taneous in their commencement; espe- A. D. 579), in order to separate his cially as the new rulers, none of whom dominions from the Chazarians of the were mere barbarians, were obliged, north. There he built a wall of exa, by necessity and for their own advan- traordinary length, on which he plactage, to attend to the progress of com- ed watchmen, that he might prevent merce, as much as the old ones. It is, the incursions of the Chazarians, the however, not improbable that there Turks, and other infidels. were sometimes some cessation and in Besides the city Sabran, as Edrisi terruption of that commerce, which informs us, Chosru built on the Caswas carried on by caravans, partly pian sea also the city Karkara, created with China through Tartary, for å many towns on the mountain Alkabk, length of a hundred days' journey to to the number of three hundred at the lihoon or Oxus, and partly with least, and besides the city Bab, on the India, by way of Cashmere to the side of the Chazarians, he built Balansame river, and over the Caspian sea, giar, Samandar, and Albaida. On and thence farther by the river Rion Derbend, Cazwini speaks thus: “ Bab (Phasis) and the Black sea to Constan- and Alabwab lie in the north of Pertinople, by which difficult way the sia. Bab, which was built by AnuGreeks, or rather the Venetians, and shirwan upon the sea of Alcahzr (the Genoese received their Chinese and Caspian sea), abounds in gardens and Indian commodities. On the contrary, fruits. There is the haven of the commerce was seldom carried on by Chazarians and other nations (when land between the southern part of they land with their merchandize), Asia and the countries lying to the which is closed by a chain from one north of the Caspian sea, but for the side to the other, by which they can greater part by sea, from the commer, prevent an entrance or egress whencial towns situated on its southern and ever they please. Alabwab is the narsouth western shore, and was conse row pass in Mount Caucasus, which quently subjected in no inconsiderable is called, in ancient chronicles, the degree to the dispositions and interest- mountain of Alfatach (the mountain ed views of the constantly changing of the opening, probably because the rulers.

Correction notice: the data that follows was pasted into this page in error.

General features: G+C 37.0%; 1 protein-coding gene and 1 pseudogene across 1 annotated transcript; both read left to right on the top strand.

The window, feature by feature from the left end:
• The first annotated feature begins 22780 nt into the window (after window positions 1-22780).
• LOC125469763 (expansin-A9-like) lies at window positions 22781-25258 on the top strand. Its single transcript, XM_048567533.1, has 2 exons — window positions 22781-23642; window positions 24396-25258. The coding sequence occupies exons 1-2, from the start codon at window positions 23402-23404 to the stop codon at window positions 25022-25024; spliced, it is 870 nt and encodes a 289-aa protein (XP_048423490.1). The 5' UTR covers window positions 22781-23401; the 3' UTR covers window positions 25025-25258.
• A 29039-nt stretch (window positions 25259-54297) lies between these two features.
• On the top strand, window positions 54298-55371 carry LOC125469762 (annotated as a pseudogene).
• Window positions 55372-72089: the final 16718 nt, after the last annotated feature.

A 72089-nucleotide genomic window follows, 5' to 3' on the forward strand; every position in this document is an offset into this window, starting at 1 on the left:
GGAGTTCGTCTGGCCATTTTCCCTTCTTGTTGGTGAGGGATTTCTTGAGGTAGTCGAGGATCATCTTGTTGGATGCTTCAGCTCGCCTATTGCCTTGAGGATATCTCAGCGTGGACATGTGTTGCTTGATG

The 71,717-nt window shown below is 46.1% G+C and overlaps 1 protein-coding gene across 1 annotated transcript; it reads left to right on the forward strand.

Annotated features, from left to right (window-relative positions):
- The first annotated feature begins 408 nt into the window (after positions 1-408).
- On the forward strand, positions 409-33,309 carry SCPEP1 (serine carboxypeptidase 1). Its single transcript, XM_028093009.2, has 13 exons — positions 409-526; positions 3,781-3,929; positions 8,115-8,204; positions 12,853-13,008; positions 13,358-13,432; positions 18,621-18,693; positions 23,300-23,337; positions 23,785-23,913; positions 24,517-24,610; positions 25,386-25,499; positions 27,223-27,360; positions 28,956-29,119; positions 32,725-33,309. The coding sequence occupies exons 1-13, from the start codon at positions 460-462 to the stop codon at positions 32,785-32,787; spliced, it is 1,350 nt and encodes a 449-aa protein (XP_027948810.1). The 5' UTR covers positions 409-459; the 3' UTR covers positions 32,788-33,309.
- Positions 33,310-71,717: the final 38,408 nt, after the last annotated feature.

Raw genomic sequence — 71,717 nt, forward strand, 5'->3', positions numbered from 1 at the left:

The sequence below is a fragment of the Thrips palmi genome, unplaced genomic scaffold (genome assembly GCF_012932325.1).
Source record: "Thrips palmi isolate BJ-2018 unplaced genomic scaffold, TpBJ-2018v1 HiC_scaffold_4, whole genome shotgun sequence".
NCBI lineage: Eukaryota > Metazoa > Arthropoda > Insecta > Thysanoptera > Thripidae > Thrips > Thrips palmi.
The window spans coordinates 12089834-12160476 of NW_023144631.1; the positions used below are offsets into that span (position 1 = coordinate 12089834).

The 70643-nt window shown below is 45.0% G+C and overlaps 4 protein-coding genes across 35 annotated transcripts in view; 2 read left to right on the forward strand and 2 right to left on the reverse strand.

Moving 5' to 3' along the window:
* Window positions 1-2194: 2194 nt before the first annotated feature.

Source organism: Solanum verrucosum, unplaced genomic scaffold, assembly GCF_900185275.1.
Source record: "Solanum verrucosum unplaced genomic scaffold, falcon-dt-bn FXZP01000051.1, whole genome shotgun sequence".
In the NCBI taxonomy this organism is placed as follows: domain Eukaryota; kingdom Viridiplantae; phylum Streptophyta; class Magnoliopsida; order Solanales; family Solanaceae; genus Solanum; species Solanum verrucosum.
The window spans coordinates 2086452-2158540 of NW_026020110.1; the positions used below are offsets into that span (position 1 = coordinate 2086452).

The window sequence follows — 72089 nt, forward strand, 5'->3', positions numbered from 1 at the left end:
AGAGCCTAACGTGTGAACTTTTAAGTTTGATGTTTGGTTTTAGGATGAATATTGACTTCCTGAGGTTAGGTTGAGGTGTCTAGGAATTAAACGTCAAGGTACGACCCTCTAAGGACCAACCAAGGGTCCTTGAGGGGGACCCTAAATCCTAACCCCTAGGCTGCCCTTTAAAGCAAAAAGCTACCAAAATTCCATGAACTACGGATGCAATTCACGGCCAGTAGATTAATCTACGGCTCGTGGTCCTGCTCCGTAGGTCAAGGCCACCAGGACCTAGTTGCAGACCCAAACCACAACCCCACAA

only passage to the northern countries Among these commercial towns, lay through it), where there are many that which is most spoken of is the ce- fortresses, such as Bab-Sul, Bab-Al. lebrated and still flourishing city of lan (the gate of the Alani), Bab-AssbaDerbend, which the Arabians call ran, Bab-Alarfah, Bab-Sejesi, BabBab (door, gate) in the province of Sahib Assarir (the gate of the lord of Daghestan, close to Shirwan. It re- the throne), Bab-Filan Shah, &c. It ceived its name from the narrow pass is said, that when the Persians subdued formed by a branch of Caucasus and this country, they built the cities of the sea, near which it lies. Its situa- Bilkan, Bosdah, and Sad-albar, to keep tion for commerce could hardly be them in subordination. Anushirwan more favourable; being surrounded built the cities Sabran, Karkarah, Bab by the fertile countries of Dagestan and Alwabwab, in order to command and particularly Shirwan, which pro- the mountain Alkabk, which is likeduces all kinds of grain and fruit, it wise called Alfatach, and besides three is, as it were, the point of uniou between hundred and sixty fortresses on the the countries to the south and north side of the Chazarians." Anushirwan of Mount Caucasus. Abulfeda con- also appointed a governor, one of his own firms this in the following words: people, to protect the boundaries and “ Bab-al-abwab is the place of meet- the passes of the mountains, whose reing and staple city for all traders from sidence, which was in Shirwan, was Thabarestan, Georgia, Dailem (Ghi- called Assarir (the throne), while the lan), as also for those from Assaris chief himself was called the lord of (Shirwan), Chazaria, and other infidel the throne. This name was given to countries. No linen cloths are manu- him, according to Cazwini, “because factured in the three first mentioned he had a golden throne adorned with provinces, but only in this city. There precious stones, on which the labour is likewise Safran, to which slaves are of ten years had been expended; brought from the northern people.” which throne, when the Greeks (AlDerbend was built by the great Persian roum) took possession of the country, king Chosru Anushirwan (who died remained in its place, and has continu